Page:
3D Printing of Specialty Devices for Geochemical Investigations: Real-Time Studies of Goethite and Schwertmannite Formation

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Virginia Tech


New types of laboratory reactors that are highly customizable, low-cost and easy to produce are needed to investigate low-temperature geochemical processes. We recently showed that desktop 3D printing stereolithography (SLA) can be used to efficiently fabricate a mixed flow reactor (MFR) with high dimensional accuracy comparable to traditional machining methods (Michel et al., 2018). We also showed that the SLA method allowed for the addition of complex features that are often beyond the capabilities of traditional methods. However, the stability of 3D printed parts at low-temperature geochemical conditions has not been fully evaluated. The objectives of this work were twofold: 1) to provide a framework for assessing the stability and compatibility of SLA printed materials at geochemically relevant conditions, and 2) to show how 3D printed specialty devices can enable new laboratory geochemical experiments. Part 1 of this Master's thesis presents findings for enhancing mechanical and solvent resistance properties of a commercial 3D printing material (Formlabs Clear) by UV post-curing procedures and also provide data showing its stability in aqueous solutions at pH 0, 5.7, and 12 for periods of up to 18 days. Thermal degradation patterns, mechanical analysis, and leachable fraction data are provided. Part 2 shows experiments coupling 3D printed reactors and flow devices for in situ small-angle x-ray scattering (SAXS). Schwertmannite (pH 2.7) and goethite (6.2) are precipitated from solution using various setups and observed differences in growth rates are discussed. The data show the potential of 3D printing for enabling novel laboratory geochemical experiments.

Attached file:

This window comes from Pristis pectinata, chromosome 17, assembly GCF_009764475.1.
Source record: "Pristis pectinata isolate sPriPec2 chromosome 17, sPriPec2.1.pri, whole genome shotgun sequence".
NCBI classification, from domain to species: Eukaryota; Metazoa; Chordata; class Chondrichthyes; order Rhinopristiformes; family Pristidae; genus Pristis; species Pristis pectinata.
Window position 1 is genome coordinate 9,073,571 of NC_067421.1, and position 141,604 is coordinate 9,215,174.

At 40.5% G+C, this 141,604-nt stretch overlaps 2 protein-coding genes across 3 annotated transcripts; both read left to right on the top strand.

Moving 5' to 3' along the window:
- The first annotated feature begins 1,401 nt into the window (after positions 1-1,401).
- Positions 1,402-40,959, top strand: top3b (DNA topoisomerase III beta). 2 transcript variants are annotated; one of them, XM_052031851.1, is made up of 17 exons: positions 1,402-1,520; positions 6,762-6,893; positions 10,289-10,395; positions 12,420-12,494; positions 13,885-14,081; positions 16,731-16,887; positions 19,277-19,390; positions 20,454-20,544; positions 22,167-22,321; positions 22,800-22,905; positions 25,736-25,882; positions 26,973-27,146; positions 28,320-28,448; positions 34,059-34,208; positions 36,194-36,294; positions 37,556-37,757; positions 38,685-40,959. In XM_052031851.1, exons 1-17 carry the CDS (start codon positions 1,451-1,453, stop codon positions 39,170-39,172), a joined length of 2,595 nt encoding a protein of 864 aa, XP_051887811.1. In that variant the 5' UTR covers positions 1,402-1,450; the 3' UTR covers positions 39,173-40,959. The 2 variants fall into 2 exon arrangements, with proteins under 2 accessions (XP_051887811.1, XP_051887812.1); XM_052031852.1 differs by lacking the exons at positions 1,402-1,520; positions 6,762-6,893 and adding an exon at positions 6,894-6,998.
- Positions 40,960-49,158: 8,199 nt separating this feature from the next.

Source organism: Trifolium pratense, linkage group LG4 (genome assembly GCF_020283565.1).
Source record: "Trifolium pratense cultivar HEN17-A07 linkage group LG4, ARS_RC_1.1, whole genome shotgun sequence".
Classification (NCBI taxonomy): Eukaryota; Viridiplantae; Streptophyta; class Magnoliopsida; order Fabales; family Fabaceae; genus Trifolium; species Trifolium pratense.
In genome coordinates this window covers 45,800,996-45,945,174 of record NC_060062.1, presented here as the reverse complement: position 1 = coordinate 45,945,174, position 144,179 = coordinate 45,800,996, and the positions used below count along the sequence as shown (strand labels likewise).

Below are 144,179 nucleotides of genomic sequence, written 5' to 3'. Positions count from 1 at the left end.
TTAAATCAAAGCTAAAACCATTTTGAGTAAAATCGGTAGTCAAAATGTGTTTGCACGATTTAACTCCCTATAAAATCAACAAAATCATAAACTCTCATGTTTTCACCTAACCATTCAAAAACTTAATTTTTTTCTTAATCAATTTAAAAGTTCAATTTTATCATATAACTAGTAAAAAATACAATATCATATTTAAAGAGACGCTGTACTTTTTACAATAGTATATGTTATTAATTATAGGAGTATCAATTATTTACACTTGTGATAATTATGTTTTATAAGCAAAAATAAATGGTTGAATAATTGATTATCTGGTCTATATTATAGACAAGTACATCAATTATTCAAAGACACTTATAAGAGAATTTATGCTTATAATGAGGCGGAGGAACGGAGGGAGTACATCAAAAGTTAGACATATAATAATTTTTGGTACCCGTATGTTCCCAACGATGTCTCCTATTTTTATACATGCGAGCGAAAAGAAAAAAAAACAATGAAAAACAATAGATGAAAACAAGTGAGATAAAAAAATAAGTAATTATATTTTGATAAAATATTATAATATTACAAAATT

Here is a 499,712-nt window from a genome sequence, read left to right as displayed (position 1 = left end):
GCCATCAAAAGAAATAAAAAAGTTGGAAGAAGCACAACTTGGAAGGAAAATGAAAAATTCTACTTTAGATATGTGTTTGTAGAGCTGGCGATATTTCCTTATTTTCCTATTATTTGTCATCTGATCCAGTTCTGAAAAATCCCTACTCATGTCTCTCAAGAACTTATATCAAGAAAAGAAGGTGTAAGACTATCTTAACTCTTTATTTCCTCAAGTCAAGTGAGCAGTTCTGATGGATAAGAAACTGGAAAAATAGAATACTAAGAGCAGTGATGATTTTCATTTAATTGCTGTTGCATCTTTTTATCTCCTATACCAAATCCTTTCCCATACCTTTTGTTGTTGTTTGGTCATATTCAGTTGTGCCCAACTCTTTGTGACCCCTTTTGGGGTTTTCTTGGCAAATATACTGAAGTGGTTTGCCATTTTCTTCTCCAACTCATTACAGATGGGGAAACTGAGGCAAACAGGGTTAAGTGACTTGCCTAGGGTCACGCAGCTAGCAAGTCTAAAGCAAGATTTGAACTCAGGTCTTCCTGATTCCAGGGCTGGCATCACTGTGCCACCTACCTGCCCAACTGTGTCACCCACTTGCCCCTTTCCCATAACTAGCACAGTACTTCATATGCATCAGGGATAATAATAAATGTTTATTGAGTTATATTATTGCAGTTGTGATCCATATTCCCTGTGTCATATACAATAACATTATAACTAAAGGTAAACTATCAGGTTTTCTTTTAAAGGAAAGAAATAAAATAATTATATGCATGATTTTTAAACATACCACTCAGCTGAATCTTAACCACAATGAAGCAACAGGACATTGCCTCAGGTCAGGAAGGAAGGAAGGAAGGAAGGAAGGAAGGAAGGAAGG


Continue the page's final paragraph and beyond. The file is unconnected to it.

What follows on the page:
3D-Printing, Custom Reactors, In-situ Experiments, Schwertmannite, Goethite